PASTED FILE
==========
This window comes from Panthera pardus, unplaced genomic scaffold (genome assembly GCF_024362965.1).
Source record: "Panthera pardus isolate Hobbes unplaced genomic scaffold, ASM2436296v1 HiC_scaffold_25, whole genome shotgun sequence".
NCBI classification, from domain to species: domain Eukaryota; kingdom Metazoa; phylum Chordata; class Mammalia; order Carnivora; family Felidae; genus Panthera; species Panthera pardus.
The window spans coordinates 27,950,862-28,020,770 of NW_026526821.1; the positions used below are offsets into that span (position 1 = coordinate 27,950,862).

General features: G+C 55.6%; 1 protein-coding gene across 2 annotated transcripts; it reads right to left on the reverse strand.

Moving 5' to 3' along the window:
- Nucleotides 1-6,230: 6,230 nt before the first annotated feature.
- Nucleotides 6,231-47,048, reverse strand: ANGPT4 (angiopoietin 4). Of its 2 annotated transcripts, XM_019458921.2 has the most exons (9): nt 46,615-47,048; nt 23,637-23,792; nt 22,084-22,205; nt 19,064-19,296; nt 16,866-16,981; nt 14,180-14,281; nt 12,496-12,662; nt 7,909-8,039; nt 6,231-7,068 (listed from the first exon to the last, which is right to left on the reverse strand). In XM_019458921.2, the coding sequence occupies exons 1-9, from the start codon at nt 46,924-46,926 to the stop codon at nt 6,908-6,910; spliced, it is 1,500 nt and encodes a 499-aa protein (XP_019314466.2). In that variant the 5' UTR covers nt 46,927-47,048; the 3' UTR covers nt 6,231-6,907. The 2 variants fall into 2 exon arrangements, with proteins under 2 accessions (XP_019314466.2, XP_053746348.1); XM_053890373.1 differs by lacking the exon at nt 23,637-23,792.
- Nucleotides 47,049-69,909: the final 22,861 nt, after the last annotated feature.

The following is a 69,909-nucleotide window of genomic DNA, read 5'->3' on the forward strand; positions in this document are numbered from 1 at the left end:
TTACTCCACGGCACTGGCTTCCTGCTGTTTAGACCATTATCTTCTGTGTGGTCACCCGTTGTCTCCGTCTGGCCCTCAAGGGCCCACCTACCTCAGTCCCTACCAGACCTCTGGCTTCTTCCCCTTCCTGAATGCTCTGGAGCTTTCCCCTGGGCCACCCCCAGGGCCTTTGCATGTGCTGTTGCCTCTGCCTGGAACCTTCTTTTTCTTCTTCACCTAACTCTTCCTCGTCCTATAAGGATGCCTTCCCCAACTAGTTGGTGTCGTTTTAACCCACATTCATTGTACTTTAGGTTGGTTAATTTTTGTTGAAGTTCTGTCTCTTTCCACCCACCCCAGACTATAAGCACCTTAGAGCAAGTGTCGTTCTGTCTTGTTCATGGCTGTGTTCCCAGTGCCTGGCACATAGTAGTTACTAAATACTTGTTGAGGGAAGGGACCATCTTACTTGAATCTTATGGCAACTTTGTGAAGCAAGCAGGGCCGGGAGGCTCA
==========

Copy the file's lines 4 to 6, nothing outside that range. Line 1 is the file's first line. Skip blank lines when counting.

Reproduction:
The window spans coordinates 27,950,862-28,020,770 of NW_026526821.1; the positions used below are offsets into that span (position 1 = coordinate 27,950,862).

General features: G+C 55.6%; 1 protein-coding gene across 2 annotated transcripts; it reads right to left on the reverse strand.

Moving 5' to 3' along the window: